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Archive for March 2010

Database Journalism

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Matt Carroll

Matt Carroll of the Boston Globe came to explain the concept of database journalism to our class. Carroll, an admitted computer nerd pointed out that working with numbers is something that journalists typically don’t like. Seeing as journalists tend to be more English/History versus Math/Science, Carroll understands where they’re coming from, but emphasized the fact that great stories can be found by just examining raw data.

“Data can compare people and towns and then lead to questions as to why things are the way they are,” he said.

Carroll’s first example was regarding a story he did on the topic of gun licenses in Massachusetts. After analyzing all the data he was able to plot his findings. Among the plethora of graphs, Carroll went with a map of Massachusetts with all the information available by county by just scrolling over that section of the map. He also pointed out that the graphs you decide to use vary on the information you’re trying to portray–Carroll recommended many-eyes.com, a great web site, which offers an extensive array of graphs for a given project.

Unfortunately, for all the benefits of database journalism, there are some perils attached. You have to be careful, he said, because you may sometimes mess up the numbers and then the results won’t make sense. He used an example of car accidents by hour that he did. Carroll couldn’t figure out why there were so many accidents occurring at midnight–the he realized he’d mixed up 12:00 a.m. and 12:00 p.m.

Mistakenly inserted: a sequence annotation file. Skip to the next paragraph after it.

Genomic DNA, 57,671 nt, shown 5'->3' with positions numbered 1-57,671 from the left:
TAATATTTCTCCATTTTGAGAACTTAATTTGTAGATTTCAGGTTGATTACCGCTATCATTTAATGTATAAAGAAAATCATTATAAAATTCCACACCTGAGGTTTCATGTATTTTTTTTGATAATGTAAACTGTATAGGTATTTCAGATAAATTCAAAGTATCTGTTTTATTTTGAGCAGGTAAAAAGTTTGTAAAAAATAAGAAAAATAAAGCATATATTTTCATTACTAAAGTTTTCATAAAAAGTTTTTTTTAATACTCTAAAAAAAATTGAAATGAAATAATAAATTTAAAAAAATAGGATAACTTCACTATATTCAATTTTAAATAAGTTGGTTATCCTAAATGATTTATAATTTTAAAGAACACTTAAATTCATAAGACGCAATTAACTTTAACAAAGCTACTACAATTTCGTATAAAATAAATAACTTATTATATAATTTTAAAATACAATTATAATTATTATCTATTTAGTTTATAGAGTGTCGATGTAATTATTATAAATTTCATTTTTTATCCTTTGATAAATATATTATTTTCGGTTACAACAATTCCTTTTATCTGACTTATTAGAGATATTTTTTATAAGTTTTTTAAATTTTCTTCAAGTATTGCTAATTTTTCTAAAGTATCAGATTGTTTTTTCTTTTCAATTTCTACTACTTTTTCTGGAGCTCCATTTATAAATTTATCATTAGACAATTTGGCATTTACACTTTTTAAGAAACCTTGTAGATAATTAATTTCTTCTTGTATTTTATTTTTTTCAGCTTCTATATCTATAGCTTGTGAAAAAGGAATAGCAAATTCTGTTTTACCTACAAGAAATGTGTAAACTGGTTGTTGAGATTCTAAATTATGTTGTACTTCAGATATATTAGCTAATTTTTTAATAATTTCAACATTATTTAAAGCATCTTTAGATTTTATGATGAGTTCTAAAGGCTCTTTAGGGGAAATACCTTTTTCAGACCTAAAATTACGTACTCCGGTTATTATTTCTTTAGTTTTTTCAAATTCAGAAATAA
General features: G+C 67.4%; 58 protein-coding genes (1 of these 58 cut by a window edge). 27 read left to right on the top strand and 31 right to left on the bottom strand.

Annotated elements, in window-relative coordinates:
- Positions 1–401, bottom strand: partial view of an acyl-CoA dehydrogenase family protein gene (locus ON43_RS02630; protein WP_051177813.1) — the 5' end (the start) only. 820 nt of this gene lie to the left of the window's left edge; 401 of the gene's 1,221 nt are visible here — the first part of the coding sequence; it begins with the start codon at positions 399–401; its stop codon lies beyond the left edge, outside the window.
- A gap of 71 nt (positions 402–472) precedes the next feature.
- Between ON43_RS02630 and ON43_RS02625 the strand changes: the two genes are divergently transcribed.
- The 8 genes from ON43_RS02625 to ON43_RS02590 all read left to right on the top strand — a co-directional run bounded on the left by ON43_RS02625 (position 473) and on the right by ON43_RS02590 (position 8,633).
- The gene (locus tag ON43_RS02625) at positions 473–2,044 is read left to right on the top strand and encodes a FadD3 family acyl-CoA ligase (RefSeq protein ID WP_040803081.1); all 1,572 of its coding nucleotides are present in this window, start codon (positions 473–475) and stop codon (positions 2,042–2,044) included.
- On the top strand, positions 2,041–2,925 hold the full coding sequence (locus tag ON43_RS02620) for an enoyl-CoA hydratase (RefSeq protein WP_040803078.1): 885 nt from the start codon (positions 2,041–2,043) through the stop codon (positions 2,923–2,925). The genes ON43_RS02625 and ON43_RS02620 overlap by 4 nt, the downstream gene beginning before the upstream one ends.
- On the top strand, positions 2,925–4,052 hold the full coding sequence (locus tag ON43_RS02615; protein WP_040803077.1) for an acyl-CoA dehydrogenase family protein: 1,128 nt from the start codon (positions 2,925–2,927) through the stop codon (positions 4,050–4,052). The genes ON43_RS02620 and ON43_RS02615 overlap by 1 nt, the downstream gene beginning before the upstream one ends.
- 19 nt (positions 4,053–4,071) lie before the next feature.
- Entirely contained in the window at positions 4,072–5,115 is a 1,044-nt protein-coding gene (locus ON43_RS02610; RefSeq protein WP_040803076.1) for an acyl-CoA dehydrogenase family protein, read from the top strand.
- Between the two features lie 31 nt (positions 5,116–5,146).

It’s little mistakes that are treacherous to a journalist working with databases. “It’s all about the numbers, and you have to be careful with them,” he said.


Written by lhpious

March 31, 2010 at 7:45 pm


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Click to see more pictures

For anybody coming to Boston, there are two buildings that stand out: the John Hancock building and the Prudential building. Though be careful, if you’re in Beantown, don’t say Prudential, just call it “the Pru.”

On the 50th floor of the Pru there is an observation deck called the “Skywalk Observatory” and its windows circle 360 degrees–in my opinion, this observation deck offers the best view of Boston.

One of the great qualities of the Skywalk is its availability. They’re open seven days a week from 10:00am-10:00pm during the summer hours (April- November) and for their winter hours  (November- March) they’re also open seven days a week from 10:00 am- 8:00 pm (but not on Christmas day).

Admission varies: Adults are $12.00, children under 12 are $8.00, seniors (62+) are $10.00, and if you have a valid college ID it’s also $10.00.  These rates include an audio tour, a multi-media theater show, and a Dreams of Freedom museum. Active duty military and those with a dependent ID card receive free admission, as well as those with a valid MTA card.

The Skywalk is a thrill to go to because the elevator you take up 50 floors is one of the fastest you’ll ever be in. And since nobody in their right mind would deliberately walk up 50 flights of stairs, these speedy elevators make this attraction absolutely handicap accessible.

Written by lhpious

March 28, 2010 at 3:39 pm


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If you’re like me, well, then that’s a plus.

All kidding aside, if you’re a sports fan, and an read and understand Spanish, then I’ve got the web site for you.  AS.com is a wealth of athletic knowledge and if you have any interest, then they’ll satisfy your urge. A word of warning, however, is that this site is mainly Spanish (and European) focused, so most of the content is regarding Spanish soccer and Euroleague Basketball.